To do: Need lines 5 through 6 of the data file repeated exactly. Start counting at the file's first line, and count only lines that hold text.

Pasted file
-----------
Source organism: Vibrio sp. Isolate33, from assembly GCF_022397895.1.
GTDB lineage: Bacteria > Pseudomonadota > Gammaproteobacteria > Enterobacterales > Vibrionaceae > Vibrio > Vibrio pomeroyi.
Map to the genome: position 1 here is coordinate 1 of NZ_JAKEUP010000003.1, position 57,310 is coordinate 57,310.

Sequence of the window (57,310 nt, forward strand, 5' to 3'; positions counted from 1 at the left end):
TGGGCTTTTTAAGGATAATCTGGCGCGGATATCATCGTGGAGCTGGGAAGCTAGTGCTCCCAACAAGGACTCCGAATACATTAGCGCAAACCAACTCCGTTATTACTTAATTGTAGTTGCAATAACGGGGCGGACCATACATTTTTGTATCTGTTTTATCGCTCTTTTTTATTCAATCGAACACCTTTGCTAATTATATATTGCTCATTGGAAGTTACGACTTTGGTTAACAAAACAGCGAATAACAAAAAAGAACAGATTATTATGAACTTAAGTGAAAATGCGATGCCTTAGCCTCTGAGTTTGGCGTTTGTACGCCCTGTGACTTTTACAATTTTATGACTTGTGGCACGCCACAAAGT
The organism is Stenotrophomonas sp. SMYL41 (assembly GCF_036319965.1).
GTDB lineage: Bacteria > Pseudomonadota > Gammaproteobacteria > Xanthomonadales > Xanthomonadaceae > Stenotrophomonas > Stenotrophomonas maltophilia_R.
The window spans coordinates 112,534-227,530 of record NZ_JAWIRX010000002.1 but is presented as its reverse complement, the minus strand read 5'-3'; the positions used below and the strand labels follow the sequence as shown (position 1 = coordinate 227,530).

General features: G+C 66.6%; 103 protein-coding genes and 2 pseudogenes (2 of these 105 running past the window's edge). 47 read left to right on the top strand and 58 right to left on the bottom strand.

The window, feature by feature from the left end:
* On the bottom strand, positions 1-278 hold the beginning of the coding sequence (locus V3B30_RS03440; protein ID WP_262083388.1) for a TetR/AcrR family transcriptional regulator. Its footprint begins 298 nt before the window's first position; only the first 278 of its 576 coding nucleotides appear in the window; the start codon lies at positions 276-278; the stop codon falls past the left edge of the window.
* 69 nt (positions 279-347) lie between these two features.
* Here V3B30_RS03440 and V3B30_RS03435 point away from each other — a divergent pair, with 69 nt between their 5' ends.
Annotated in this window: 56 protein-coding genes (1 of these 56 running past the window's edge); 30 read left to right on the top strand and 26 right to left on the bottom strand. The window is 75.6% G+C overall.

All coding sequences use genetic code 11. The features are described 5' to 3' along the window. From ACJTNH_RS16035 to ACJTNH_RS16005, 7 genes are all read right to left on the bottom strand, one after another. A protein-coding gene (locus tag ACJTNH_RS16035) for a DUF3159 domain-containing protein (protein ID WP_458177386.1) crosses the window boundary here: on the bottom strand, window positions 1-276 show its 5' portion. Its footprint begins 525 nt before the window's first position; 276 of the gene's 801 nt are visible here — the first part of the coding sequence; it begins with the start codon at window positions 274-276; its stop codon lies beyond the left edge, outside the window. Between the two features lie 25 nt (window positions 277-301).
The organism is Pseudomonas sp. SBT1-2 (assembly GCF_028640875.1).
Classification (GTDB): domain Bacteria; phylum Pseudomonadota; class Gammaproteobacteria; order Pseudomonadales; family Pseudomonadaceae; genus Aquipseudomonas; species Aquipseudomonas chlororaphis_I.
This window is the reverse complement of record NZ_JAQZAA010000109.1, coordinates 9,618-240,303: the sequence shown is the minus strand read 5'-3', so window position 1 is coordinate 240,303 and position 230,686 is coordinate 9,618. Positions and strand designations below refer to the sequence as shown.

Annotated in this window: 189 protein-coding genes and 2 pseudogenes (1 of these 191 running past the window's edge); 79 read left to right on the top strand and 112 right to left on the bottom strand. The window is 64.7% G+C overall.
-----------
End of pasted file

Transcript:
TGGGCTTTTTAAGGATAATCTGGCGCGGATATCATCGTGGAGCTGGGAAGCTAGTGCTCCCAACAAGGACTCCGAATACATTAGCGCAAACCAACTCCGTTATTACTTAATTGTAGTTGCAATAACGGGGCGGACCATACATTTTTGTATCTGTTTTATCGCTCTTTTTTATTCAATCGAACACCTTTGCTAATTATATATTGCTCATTGGAAGTTACGACTTTGGTTAACAAAACAGCGAATAACAAAAAAGAACAGATTATTATGAACTTAAGTGAAAATGCGATGCCTTAGCCTCTGAGTTTGGCGTTTGTACGCCCTGTGACTTTTACAATTTTATGACTTGTGGCACGCCACAAAGT
The organism is Stenotrophomonas sp. SMYL41 (assembly GCF_036319965.1).